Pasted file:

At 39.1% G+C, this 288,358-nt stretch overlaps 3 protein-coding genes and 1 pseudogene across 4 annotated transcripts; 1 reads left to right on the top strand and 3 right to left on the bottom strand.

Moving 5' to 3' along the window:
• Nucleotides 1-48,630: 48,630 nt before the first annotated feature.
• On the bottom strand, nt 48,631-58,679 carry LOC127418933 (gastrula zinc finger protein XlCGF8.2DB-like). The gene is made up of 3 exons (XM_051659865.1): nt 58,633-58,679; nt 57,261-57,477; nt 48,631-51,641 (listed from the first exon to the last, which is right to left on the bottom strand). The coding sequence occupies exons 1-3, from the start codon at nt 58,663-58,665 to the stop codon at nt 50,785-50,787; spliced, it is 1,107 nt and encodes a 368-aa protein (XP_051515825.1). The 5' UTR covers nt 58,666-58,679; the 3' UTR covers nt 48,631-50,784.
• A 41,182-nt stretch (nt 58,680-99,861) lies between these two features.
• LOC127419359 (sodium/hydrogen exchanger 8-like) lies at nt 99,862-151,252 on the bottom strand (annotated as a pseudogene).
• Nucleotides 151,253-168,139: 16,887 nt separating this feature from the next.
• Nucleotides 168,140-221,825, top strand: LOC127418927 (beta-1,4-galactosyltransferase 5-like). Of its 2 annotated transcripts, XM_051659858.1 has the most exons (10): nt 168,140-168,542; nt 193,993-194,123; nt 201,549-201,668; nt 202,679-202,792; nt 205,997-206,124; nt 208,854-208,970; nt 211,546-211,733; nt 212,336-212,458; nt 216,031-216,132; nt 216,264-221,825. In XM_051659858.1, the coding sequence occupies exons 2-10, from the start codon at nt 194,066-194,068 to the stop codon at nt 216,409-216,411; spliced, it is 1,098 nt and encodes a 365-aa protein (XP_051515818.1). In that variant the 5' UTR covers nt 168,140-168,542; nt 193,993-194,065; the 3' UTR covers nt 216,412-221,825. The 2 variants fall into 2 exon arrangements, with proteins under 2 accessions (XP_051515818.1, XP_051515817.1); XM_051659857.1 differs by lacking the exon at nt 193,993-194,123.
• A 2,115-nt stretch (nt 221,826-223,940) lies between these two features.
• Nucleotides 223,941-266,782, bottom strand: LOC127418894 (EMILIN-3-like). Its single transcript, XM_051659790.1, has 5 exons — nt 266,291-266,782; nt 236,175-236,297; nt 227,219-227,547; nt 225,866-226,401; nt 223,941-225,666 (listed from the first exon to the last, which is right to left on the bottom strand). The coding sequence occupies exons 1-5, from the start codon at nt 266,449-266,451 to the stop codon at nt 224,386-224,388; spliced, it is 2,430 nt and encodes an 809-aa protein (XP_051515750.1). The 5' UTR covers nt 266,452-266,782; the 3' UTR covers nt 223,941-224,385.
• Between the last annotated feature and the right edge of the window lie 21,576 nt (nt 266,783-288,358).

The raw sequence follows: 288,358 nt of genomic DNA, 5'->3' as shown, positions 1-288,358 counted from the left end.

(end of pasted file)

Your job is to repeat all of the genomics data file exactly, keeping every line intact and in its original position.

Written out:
At 39.1% G+C, this 288,358-nt stretch overlaps 3 protein-coding genes and 1 pseudogene across 4 annotated transcripts; 1 reads left to right on the top strand and 3 right to left on the bottom strand.

Moving 5' to 3' along the window:
• Nucleotides 1-48,630: 48,630 nt before the first annotated feature.
• On the bottom strand, nt 48,631-58,679 carry LOC127418933 (gastrula zinc finger protein XlCGF8.2DB-like). The gene is made up of 3 exons (XM_051659865.1): nt 58,633-58,679; nt 57,261-57,477; nt 48,631-51,641 (listed from the first exon to the last, which is right to left on the bottom strand). The coding sequence occupies exons 1-3, from the start codon at nt 58,663-58,665 to the stop codon at nt 50,785-50,787; spliced, it is 1,107 nt and encodes a 368-aa protein (XP_051515825.1). The 5' UTR covers nt 58,666-58,679; the 3' UTR covers nt 48,631-50,784.
• A 41,182-nt stretch (nt 58,680-99,861) lies between these two features.
• LOC127419359 (sodium/hydrogen exchanger 8-like) lies at nt 99,862-151,252 on the bottom strand (annotated as a pseudogene).
• Nucleotides 151,253-168,139: 16,887 nt separating this feature from the next.
• Nucleotides 168,140-221,825, top strand: LOC127418927 (beta-1,4-galactosyltransferase 5-like). Of its 2 annotated transcripts, XM_051659858.1 has the most exons (10): nt 168,140-168,542; nt 193,993-194,123; nt 201,549-201,668; nt 202,679-202,792; nt 205,997-206,124; nt 208,854-208,970; nt 211,546-211,733; nt 212,336-212,458; nt 216,031-216,132; nt 216,264-221,825. In XM_051659858.1, the coding sequence occupies exons 2-10, from the start codon at nt 194,066-194,068 to the stop codon at nt 216,409-216,411; spliced, it is 1,098 nt and encodes a 365-aa protein (XP_051515818.1). In that variant the 5' UTR covers nt 168,140-168,542; nt 193,993-194,065; the 3' UTR covers nt 216,412-221,825. The 2 variants fall into 2 exon arrangements, with proteins under 2 accessions (XP_051515818.1, XP_051515817.1); XM_051659857.1 differs by lacking the exon at nt 193,993-194,123.
• A 2,115-nt stretch (nt 221,826-223,940) lies between these two features.
• Nucleotides 223,941-266,782, bottom strand: LOC127418894 (EMILIN-3-like). Its single transcript, XM_051659790.1, has 5 exons — nt 266,291-266,782; nt 236,175-236,297; nt 227,219-227,547; nt 225,866-226,401; nt 223,941-225,666 (listed from the first exon to the last, which is right to left on the bottom strand). The coding sequence occupies exons 1-5, from the start codon at nt 266,449-266,451 to the stop codon at nt 224,386-224,388; spliced, it is 2,430 nt and encodes an 809-aa protein (XP_051515750.1). The 5' UTR covers nt 266,452-266,782; the 3' UTR covers nt 223,941-224,385.
• Between the last annotated feature and the right edge of the window lie 21,576 nt (nt 266,783-288,358).

The raw sequence follows: 288,358 nt of genomic DNA, 5'->3' as shown, positions 1-288,358 counted from the left end.